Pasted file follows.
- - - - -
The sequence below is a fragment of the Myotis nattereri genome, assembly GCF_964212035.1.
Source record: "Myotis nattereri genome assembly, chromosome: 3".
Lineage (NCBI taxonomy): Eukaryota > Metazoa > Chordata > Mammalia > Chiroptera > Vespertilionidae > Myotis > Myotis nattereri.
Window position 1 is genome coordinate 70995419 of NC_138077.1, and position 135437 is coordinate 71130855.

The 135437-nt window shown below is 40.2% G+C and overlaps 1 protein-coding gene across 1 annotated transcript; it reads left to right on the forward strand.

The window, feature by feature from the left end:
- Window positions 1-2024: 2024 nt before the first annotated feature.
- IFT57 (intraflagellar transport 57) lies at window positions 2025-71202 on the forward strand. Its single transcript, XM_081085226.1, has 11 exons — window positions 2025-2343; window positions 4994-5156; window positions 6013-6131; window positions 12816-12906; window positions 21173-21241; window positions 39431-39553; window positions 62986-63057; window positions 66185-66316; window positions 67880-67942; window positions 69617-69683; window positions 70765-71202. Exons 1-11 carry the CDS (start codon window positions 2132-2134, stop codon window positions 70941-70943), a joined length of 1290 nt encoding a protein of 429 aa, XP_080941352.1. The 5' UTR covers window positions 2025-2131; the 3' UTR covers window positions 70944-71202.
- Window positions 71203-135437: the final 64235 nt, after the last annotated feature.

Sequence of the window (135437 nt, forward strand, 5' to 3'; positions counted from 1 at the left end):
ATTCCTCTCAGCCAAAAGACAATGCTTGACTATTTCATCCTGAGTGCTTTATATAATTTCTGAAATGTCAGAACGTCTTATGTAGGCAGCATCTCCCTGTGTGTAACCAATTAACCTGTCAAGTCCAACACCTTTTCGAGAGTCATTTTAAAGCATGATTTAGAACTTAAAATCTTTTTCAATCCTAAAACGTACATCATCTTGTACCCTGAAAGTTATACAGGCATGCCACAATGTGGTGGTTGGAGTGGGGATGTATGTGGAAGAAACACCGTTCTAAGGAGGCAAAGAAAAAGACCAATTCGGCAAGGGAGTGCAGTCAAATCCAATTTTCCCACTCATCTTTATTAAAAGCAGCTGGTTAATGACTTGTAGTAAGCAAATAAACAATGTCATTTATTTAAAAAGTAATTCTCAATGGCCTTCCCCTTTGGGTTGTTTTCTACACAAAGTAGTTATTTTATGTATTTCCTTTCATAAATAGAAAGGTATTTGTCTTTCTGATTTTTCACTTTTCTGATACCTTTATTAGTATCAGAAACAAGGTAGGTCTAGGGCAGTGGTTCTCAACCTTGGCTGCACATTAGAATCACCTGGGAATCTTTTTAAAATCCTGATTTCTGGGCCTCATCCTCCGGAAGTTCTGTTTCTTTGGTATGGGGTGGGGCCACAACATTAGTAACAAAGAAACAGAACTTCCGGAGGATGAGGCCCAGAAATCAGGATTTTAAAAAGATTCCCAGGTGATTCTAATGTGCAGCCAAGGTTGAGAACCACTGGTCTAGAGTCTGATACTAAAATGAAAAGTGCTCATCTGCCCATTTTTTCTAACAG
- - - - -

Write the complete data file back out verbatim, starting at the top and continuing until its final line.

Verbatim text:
The sequence below is a fragment of the Myotis nattereri genome, assembly GCF_964212035.1.
Source record: "Myotis nattereri genome assembly, chromosome: 3".
Lineage (NCBI taxonomy): Eukaryota > Metazoa > Chordata > Mammalia > Chiroptera > Vespertilionidae > Myotis > Myotis nattereri.
Window position 1 is genome coordinate 70995419 of NC_138077.1, and position 135437 is coordinate 71130855.

The 135437-nt window shown below is 40.2% G+C and overlaps 1 protein-coding gene across 1 annotated transcript; it reads left to right on the forward strand.

The window, feature by feature from the left end:
- Window positions 1-2024: 2024 nt before the first annotated feature.
- IFT57 (intraflagellar transport 57) lies at window positions 2025-71202 on the forward strand. Its single transcript, XM_081085226.1, has 11 exons — window positions 2025-2343; window positions 4994-5156; window positions 6013-6131; window positions 12816-12906; window positions 21173-21241; window positions 39431-39553; window positions 62986-63057; window positions 66185-66316; window positions 67880-67942; window positions 69617-69683; window positions 70765-71202. Exons 1-11 carry the CDS (start codon window positions 2132-2134, stop codon window positions 70941-70943), a joined length of 1290 nt encoding a protein of 429 aa, XP_080941352.1. The 5' UTR covers window positions 2025-2131; the 3' UTR covers window positions 70944-71202.
- Window positions 71203-135437: the final 64235 nt, after the last annotated feature.

Sequence of the window (135437 nt, forward strand, 5' to 3'; positions counted from 1 at the left end):
ATTCCTCTCAGCCAAAAGACAATGCTTGACTATTTCATCCTGAGTGCTTTATATAATTTCTGAAATGTCAGAACGTCTTATGTAGGCAGCATCTCCCTGTGTGTAACCAATTAACCTGTCAAGTCCAACACCTTTTCGAGAGTCATTTTAAAGCATGATTTAGAACTTAAAATCTTTTTCAATCCTAAAACGTACATCATCTTGTACCCTGAAAGTTATACAGGCATGCCACAATGTGGTGGTTGGAGTGGGGATGTATGTGGAAGAAACACCGTTCTAAGGAGGCAAAGAAAAAGACCAATTCGGCAAGGGAGTGCAGTCAAATCCAATTTTCCCACTCATCTTTATTAAAAGCAGCTGGTTAATGACTTGTAGTAAGCAAATAAACAATGTCATTTATTTAAAAAGTAATTCTCAATGGCCTTCCCCTTTGGGTTGTTTTCTACACAAAGTAGTTATTTTATGTATTTCCTTTCATAAATAGAAAGGTATTTGTCTTTCTGATTTTTCACTTTTCTGATACCTTTATTAGTATCAGAAACAAGGTAGGTCTAGGGCAGTGGTTCTCAACCTTGGCTGCACATTAGAATCACCTGGGAATCTTTTTAAAATCCTGATTTCTGGGCCTCATCCTCCGGAAGTTCTGTTTCTTTGGTATGGGGTGGGGCCACAACATTAGTAACAAAGAAACAGAACTTCCGGAGGATGAGGCCCAGAAATCAGGATTTTAAAAAGATTCCCAGGTGATTCTAATGTGCAGCCAAGGTTGAGAACCACTGGTCTAGAGTCTGATACTAAAATGAAAAGTGCTCATCTGCCCATTTTTTCTAACAG